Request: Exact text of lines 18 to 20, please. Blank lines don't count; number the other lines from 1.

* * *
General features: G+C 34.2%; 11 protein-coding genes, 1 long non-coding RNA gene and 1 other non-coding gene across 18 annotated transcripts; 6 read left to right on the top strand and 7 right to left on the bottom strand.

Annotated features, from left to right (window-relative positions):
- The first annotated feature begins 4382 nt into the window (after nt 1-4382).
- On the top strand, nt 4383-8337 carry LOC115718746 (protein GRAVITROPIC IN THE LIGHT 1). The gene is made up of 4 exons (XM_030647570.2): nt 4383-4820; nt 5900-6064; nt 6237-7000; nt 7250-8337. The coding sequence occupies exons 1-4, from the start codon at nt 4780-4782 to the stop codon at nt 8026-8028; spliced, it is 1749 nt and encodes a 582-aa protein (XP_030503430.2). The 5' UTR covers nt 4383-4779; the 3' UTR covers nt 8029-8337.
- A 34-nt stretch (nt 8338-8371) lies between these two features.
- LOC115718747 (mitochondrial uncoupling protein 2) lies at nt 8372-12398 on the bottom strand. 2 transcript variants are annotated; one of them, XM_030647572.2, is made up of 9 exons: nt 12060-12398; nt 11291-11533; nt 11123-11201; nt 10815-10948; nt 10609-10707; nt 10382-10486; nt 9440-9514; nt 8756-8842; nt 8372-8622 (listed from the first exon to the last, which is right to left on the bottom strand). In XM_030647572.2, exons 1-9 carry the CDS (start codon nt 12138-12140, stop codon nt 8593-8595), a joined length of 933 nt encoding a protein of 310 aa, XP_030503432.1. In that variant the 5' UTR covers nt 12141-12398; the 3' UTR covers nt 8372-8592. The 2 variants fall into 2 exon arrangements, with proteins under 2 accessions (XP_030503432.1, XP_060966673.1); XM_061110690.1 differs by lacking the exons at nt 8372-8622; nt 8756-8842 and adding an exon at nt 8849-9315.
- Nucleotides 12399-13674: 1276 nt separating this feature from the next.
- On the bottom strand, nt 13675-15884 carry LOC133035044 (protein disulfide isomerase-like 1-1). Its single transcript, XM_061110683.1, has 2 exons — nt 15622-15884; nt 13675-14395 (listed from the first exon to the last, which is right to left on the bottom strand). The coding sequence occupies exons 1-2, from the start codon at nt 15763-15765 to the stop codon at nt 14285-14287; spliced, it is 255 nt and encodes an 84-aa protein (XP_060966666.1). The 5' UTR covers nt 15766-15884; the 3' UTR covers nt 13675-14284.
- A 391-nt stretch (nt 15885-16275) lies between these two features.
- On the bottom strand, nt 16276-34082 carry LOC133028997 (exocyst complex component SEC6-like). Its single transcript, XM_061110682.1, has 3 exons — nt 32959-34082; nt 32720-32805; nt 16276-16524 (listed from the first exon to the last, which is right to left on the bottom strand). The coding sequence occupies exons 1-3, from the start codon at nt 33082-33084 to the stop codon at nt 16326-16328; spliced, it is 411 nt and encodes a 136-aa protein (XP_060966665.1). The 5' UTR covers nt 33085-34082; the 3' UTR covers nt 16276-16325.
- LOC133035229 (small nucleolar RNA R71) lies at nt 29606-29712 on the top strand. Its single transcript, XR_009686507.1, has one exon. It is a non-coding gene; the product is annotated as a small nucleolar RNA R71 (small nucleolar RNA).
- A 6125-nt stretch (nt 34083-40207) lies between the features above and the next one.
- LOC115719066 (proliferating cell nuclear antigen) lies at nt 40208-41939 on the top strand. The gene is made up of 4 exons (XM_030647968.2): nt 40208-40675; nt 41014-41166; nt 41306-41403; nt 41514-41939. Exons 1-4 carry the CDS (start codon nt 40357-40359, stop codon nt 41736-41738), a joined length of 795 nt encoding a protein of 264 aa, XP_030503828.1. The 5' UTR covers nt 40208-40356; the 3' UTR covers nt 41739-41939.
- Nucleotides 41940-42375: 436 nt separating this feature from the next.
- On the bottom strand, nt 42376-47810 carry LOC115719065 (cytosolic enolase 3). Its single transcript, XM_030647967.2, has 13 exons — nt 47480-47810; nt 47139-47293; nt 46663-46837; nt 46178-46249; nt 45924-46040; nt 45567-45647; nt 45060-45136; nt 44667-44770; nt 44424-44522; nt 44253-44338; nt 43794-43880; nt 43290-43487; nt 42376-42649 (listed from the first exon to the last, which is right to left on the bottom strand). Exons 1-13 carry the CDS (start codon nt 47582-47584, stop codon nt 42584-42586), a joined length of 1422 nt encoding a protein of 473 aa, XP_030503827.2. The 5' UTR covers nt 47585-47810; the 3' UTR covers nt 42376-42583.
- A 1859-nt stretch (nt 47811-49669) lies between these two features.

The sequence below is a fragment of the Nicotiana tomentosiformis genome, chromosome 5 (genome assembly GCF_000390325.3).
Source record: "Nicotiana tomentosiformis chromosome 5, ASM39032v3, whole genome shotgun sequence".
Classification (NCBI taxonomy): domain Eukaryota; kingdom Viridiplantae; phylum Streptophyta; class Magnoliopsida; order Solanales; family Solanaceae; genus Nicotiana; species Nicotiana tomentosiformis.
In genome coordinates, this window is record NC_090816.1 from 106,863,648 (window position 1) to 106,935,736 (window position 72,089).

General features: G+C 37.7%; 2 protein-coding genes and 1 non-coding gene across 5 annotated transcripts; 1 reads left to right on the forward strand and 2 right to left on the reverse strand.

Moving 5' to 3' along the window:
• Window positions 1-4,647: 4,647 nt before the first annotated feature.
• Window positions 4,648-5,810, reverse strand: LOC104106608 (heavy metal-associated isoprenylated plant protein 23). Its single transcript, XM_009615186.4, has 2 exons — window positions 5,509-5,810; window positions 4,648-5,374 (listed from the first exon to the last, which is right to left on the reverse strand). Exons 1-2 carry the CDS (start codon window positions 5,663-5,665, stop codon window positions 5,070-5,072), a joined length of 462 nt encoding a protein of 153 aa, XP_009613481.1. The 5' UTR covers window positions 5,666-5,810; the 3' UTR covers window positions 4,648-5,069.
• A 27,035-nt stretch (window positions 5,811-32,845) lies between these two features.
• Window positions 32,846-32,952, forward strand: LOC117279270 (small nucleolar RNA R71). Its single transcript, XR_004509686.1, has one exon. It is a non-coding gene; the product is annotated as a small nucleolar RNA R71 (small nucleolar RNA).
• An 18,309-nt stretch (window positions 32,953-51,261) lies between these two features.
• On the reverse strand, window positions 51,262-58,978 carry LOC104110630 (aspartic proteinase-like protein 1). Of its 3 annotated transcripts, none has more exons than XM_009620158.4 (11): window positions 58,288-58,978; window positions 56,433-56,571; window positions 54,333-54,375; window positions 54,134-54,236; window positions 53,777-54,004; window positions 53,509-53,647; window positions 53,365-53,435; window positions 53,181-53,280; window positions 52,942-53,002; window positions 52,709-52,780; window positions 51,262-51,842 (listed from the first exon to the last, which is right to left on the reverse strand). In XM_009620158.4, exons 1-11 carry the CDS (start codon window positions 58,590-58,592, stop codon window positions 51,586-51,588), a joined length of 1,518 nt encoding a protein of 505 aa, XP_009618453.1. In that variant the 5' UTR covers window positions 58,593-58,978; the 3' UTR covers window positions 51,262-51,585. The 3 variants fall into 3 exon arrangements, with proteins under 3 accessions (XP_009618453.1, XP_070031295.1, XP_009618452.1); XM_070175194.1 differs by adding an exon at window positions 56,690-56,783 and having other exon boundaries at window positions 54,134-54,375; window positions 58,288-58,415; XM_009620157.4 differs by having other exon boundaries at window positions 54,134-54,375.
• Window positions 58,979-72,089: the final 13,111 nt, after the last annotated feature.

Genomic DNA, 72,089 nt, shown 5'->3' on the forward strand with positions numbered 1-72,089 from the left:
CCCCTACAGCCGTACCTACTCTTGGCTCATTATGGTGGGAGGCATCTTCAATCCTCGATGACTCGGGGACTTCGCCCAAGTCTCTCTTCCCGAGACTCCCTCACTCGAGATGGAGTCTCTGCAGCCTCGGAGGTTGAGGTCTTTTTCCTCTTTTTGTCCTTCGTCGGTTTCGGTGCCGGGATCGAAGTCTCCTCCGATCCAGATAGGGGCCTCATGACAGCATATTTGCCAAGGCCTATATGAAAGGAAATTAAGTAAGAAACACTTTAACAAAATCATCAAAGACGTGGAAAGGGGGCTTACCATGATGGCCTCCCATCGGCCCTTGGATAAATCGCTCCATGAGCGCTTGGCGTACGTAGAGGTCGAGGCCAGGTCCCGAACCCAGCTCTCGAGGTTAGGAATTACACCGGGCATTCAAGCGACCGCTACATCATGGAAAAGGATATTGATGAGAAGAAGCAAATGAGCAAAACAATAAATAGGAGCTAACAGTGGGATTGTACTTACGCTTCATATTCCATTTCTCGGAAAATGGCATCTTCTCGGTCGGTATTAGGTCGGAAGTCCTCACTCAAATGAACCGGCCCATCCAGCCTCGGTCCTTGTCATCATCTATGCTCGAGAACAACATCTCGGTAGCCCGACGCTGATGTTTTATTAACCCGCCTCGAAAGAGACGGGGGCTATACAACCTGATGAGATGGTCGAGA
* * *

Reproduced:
Source record: "Nicotiana tomentosiformis chromosome 5, ASM39032v3, whole genome shotgun sequence".
Classification (NCBI taxonomy): domain Eukaryota; kingdom Viridiplantae; phylum Streptophyta; class Magnoliopsida; order Solanales; family Solanaceae; genus Nicotiana; species Nicotiana tomentosiformis.
In genome coordinates, this window is record NC_090816.1 from 106,863,648 (window position 1) to 106,935,736 (window position 72,089).